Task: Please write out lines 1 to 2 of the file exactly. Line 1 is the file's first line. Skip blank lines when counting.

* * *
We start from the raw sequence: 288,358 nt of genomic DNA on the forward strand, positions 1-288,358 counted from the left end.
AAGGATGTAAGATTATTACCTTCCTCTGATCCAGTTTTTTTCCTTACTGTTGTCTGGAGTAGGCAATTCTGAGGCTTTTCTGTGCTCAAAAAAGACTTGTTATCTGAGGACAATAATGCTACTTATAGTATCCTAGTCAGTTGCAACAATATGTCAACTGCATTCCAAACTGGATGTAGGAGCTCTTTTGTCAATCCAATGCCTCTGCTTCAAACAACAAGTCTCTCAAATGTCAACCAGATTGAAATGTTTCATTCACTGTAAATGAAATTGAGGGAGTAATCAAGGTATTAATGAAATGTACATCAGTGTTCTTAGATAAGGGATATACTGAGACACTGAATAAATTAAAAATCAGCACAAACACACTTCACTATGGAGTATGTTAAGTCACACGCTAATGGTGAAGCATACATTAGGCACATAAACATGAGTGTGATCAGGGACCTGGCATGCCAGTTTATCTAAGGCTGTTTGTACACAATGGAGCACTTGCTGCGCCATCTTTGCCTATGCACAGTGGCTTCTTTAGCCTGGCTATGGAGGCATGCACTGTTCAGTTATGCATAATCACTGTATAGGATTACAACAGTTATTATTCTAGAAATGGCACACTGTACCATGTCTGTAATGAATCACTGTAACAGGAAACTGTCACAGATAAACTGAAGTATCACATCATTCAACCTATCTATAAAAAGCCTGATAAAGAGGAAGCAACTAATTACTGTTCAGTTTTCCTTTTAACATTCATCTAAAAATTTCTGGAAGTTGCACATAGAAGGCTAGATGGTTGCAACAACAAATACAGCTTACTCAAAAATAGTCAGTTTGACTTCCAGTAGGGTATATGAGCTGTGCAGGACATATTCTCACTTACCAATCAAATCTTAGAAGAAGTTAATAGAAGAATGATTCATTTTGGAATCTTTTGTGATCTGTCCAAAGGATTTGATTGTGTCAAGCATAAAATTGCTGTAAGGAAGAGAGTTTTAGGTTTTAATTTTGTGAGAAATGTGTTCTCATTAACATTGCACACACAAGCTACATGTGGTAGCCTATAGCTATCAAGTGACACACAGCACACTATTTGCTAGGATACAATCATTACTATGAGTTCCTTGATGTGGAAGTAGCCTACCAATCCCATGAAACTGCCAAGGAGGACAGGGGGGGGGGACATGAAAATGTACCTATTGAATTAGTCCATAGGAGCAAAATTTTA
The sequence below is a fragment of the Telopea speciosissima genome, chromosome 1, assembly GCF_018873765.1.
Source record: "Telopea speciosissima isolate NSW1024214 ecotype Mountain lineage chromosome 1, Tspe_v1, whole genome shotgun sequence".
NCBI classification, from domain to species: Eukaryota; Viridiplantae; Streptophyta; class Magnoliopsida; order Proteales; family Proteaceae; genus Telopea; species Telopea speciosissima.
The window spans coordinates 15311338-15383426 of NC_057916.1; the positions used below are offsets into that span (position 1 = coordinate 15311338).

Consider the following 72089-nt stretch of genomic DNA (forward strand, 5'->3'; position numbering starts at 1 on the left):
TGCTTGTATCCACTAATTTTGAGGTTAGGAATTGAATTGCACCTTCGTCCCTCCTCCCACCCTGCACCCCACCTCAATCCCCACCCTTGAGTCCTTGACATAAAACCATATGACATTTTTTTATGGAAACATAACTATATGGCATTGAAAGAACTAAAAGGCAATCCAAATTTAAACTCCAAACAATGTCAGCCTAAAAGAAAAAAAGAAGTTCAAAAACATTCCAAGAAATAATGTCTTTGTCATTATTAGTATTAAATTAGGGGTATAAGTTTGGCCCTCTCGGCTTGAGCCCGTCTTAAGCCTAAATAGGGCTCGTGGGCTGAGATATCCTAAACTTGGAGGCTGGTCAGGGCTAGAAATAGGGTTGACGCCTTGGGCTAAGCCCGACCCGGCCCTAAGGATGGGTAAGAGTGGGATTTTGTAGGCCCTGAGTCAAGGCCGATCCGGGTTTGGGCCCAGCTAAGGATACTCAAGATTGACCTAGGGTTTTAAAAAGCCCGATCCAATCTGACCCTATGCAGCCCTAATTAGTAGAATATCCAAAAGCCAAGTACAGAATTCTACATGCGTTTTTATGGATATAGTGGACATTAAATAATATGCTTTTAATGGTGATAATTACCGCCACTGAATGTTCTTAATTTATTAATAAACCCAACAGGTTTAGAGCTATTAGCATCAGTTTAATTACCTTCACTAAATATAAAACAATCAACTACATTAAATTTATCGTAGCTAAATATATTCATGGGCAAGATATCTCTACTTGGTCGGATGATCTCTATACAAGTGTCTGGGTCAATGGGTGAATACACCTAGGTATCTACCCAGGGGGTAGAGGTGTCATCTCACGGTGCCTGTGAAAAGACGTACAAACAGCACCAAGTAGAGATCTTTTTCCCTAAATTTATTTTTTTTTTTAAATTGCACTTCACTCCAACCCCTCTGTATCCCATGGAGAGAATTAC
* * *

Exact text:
We start from the raw sequence: 288,358 nt of genomic DNA on the forward strand, positions 1-288,358 counted from the left end.
AAGGATGTAAGATTATTACCTTCCTCTGATCCAGTTTTTTTCCTTACTGTTGTCTGGAGTAGGCAATTCTGAGGCTTTTCTGTGCTCAAAAAAGACTTGTTATCTGAGGACAATAATGCTACTTATAGTATCCTAGTCAGTTGCAACAATATGTCAACTGCATTCCAAACTGGATGTAGGAGCTCTTTTGTCAATCCAATGCCTCTGCTTCAAACAACAAGTCTCTCAAATGTCAACCAGATTGAAATGTTTCATTCACTGTAAATGAAATTGAGGGAGTAATCAAGGTATTAATGAAATGTACATCAGTGTTCTTAGATAAGGGATATACTGAGACACTGAATAAATTAAAAATCAGCACAAACACACTTCACTATGGAGTATGTTAAGTCACACGCTAATGGTGAAGCATACATTAGGCACATAAACATGAGTGTGATCAGGGACCTGGCATGCCAGTTTATCTAAGGCTGTTTGTACACAATGGAGCACTTGCTGCGCCATCTTTGCCTATGCACAGTGGCTTCTTTAGCCTGGCTATGGAGGCATGCACTGTTCAGTTATGCATAATCACTGTATAGGATTACAACAGTTATTATTCTAGAAATGGCACACTGTACCATGTCTGTAATGAATCACTGTAACAGGAAACTGTCACAGATAAACTGAAGTATCACATCATTCAACCTATCTATAAAAAGCCTGATAAAGAGGAAGCAACTAATTACTGTTCAGTTTTCCTTTTAACATTCATCTAAAAATTTCTGGAAGTTGCACATAGAAGGCTAGATGGTTGCAACAACAAATACAGCTTACTCAAAAATAGTCAGTTTGACTTCCAGTAGGGTATATGAGCTGTGCAGGACATATTCTCACTTACCAATCAAATCTTAGAAGAAGTTAATAGAAGAATGATTCATTTTGGAATCTTTTGTGATCTGTCCAAAGGATTTGATTGTGTCAAGCATAAAATTGCTGTAAGGAAGAGAGTTTTAGGTTTTAATTTTGTGAGAAATGTGTTCTCATTAACATTGCACACACAAGCTACATGTGGTAGCCTATAGCTATCAAGTGACACACAGCACACTATTTGCTAGGATACAATCATTACTATGAGTTCCTTGATGTGGAAGTAGCCTACCAATCCCATGAAACTGCCAAGGAGGACAGGGGGGGGGGACATGAAAATGTACCTATTGAATTAGTCCATAGGAGCAAAATTTTA